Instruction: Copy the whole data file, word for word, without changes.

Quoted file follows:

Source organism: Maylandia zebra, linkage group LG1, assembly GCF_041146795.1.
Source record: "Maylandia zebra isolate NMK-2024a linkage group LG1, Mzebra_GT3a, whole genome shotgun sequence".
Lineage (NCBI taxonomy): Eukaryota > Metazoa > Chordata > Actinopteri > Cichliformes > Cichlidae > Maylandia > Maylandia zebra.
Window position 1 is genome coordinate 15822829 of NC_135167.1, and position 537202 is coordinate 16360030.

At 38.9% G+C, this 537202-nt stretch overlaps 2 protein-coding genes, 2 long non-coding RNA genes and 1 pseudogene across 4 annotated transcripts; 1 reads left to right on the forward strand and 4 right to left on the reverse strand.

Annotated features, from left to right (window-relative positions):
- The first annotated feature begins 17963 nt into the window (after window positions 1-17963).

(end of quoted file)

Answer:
Source organism: Maylandia zebra, linkage group LG1, assembly GCF_041146795.1.
Source record: "Maylandia zebra isolate NMK-2024a linkage group LG1, Mzebra_GT3a, whole genome shotgun sequence".
Lineage (NCBI taxonomy): Eukaryota > Metazoa > Chordata > Actinopteri > Cichliformes > Cichlidae > Maylandia > Maylandia zebra.
Window position 1 is genome coordinate 15822829 of NC_135167.1, and position 537202 is coordinate 16360030.

At 38.9% G+C, this 537202-nt stretch overlaps 2 protein-coding genes, 2 long non-coding RNA genes and 1 pseudogene across 4 annotated transcripts; 1 reads left to right on the forward strand and 4 right to left on the reverse strand.

Annotated features, from left to right (window-relative positions):
- The first annotated feature begins 17963 nt into the window (after window positions 1-17963).